February 7, 2014

Thaw our hearts, O Lord: Young adults bring their energy and convictions to annual March for Life

Andrew Costello, second from left, leads a prayer on the night of Feb. 21 as members of Operation Leftover take to the streets of downtown Indianapolis to provide food, clothing and conversation with people who are homeless. The group of young adult Catholics dedicated to helping the homeless is based at St. John the Evangelist Parish in Indianapolis. Costello prays with a man who is homeless, left, and two other members of the group, Michael Gramke, second from right, and Kellye Cramsey. (Photo by John Shaughnessy)

The 20 participants who joined the archdiocesan Young Adult and College Campus Ministry pilgrimage to participate in the annual March for Life in Washington pose on Jan. 22 with their banner at the beginning of the march. (Submitted photo)

(Editor’s note: Katie Sahm is program coordinator for the archdiocesan Office of Young Adult and College Campus Ministry. She led 20 young adults on an annual pilgrimage to participate in the March for Life in Washington on Jan. 22.)
 

By Katie Sahm (Special to The Criterion)

The archdiocesan Office of Young Adult and College Campus Ministry brought 20 young adults on our annual pilgrimage to Washington, marching in support of the sanctity of all human life from conception to natural death.

This year stands out in a unique way: although it’s always cold in D.C. this time of year, the extreme weather gave us a run for our money. In the six years I have attended the March for Life, I have never experienced such cold conditions.

Snow and bitterly cold temperatures flipped all our well-laid plans upside down. The federal government completely closed down; we could not go on our Capitol tour with Sen. Dan Coats; we were not able to visit the Holocaust Museum, which has always provided such a powerful experience for our group; and we couldn’t even walk down the street without any exposed skin burning from the frigid wind!

It was difficult to concentrate on anything other than staying warm. I’ll be honest, it was a huge bummer.

But God’s grace always trumps any inconvenience or trial that comes our way. Even though we were challenged by the elements outside, we were still able to celebrate the holy Mass each day—thanks be to God! It was good to just simply be in prayer and remember the reason we came to our nation’s capital in the first place.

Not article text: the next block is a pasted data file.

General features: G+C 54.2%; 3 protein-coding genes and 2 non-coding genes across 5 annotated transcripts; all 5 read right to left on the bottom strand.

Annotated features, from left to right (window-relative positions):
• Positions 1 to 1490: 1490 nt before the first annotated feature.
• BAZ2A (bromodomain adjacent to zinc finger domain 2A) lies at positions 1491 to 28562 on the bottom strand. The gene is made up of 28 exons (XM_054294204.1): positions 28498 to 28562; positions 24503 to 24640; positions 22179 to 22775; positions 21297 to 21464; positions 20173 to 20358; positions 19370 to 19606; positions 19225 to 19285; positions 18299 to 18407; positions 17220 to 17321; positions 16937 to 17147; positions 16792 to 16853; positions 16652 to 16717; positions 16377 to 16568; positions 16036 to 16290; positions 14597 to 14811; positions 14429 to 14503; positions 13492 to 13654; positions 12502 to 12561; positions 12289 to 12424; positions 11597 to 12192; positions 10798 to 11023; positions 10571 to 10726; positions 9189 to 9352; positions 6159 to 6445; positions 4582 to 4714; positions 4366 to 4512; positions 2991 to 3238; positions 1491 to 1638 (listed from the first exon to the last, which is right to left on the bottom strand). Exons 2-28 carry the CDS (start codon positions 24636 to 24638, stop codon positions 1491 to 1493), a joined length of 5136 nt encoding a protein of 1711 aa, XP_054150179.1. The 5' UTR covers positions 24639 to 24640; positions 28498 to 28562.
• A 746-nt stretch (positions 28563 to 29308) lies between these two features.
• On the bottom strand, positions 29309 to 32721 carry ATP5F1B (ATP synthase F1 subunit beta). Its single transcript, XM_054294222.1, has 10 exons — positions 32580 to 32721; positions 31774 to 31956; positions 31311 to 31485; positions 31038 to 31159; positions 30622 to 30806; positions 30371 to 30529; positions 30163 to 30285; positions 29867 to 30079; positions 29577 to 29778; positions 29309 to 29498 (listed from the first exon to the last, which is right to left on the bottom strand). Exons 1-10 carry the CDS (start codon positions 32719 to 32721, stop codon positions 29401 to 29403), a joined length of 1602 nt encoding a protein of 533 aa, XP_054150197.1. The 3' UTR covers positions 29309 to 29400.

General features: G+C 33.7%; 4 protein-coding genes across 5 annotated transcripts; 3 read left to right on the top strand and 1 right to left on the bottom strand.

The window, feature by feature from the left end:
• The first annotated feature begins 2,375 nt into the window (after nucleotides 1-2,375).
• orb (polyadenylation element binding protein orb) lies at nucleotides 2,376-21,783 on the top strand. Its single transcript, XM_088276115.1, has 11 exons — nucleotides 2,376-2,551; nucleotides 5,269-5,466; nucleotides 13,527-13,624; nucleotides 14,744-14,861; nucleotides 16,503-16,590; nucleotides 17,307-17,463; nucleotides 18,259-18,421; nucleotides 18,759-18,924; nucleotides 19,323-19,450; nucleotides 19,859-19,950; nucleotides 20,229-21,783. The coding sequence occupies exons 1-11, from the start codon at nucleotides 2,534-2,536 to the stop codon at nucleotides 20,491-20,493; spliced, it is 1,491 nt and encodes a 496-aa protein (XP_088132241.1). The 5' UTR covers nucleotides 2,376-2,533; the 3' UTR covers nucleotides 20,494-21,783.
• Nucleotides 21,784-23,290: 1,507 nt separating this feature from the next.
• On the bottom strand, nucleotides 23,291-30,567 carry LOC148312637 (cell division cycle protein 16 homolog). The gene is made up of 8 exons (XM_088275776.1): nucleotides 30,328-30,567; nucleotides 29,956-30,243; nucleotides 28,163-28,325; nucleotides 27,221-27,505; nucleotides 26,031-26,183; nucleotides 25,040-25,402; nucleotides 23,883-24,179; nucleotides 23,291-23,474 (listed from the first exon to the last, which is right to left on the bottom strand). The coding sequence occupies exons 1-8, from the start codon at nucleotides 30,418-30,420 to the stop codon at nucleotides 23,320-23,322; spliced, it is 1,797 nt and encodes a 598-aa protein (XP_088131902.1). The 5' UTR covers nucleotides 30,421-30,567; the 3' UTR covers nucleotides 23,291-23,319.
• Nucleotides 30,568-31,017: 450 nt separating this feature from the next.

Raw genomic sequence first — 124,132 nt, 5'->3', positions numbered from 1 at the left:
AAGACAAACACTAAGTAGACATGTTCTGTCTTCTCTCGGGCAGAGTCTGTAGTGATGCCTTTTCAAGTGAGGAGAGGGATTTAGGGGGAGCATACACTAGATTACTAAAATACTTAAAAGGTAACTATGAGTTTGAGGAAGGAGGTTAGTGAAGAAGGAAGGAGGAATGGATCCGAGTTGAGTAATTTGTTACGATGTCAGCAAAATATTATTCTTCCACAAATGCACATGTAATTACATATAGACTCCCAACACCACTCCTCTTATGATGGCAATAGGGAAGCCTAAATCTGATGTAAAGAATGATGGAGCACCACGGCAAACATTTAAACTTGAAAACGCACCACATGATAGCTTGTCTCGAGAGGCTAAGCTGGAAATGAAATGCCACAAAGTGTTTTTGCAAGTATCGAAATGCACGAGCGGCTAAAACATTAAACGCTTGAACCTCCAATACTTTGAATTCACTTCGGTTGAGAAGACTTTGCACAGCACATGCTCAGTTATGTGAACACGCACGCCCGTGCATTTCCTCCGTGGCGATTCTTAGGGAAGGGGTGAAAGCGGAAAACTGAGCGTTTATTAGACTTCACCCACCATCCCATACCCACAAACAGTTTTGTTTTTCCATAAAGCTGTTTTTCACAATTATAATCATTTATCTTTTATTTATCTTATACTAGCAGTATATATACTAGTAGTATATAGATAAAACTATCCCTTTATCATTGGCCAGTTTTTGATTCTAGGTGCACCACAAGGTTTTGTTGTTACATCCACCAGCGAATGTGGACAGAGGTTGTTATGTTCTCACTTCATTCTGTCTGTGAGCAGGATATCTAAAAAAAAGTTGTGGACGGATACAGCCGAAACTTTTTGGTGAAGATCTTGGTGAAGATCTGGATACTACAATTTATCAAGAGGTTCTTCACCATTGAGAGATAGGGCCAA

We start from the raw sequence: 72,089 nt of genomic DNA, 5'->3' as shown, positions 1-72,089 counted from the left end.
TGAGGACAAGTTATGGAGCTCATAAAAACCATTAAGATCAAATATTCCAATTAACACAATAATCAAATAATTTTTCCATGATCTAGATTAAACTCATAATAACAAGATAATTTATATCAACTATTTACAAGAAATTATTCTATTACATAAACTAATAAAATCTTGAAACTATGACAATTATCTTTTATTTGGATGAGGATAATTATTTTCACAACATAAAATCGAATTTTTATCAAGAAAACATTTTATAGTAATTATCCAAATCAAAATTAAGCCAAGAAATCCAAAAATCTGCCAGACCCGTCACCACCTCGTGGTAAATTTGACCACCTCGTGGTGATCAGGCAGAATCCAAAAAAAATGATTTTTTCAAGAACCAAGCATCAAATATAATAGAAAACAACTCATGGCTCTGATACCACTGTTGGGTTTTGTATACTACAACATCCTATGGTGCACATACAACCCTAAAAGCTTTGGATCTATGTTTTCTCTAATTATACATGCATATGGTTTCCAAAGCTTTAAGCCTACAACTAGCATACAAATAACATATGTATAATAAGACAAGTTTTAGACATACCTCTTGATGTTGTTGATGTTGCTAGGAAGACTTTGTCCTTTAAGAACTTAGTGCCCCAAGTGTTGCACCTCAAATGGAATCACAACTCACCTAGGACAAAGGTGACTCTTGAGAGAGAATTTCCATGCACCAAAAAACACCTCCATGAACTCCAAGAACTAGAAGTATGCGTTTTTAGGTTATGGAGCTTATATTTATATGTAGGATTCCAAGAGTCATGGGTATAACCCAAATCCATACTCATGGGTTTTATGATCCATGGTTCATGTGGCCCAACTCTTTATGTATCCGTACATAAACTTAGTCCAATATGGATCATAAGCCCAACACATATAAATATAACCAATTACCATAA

On Jan. 22, the day of the national March for Life, we were able to celebrate Mass in a side chapel at the Basilica of the National Shrine of the Immaculate Conception. It was clear that our sweet Lady was praying with us for all her hurting children. Uniting in prayer and receiving Jesus in the Eucharist gave us the strength to continue on and face the cold world all around us.

And isn’t that what we are called to do as a pro-life people—to brave the cold world, a culture of death, to step out in love and faith for all those who have no voice? Yes! But we are not alone in this cause. We have the burning passion of our Lord, Jesus Christ, who continually pours his love into our hearts until they are set on fire!

This fire, which can only come from God, is what keeps us warm in such a cold, harsh world. It gives us strength, perseverance and fortitude to continue living the Christian life to which we’ve all been called. And with our hearts aflame with love for God and his suffering little ones, the cold world we live in will begin to thaw, and the Gospel of Life and Love will conquer! In fact, it already has.

More than anything, this year reminded me of our culture’s desperate need for love and mercy, the witness of hundreds of thousands braving the piercing cold out of love for our brothers and sisters suffering from abortion. I pray that the pro-life movement continues to bring the light of truth with open arms to a world frozen with pain and fear. †

 

Related: ‘Never again’: A high school student reflects on the national March for Life

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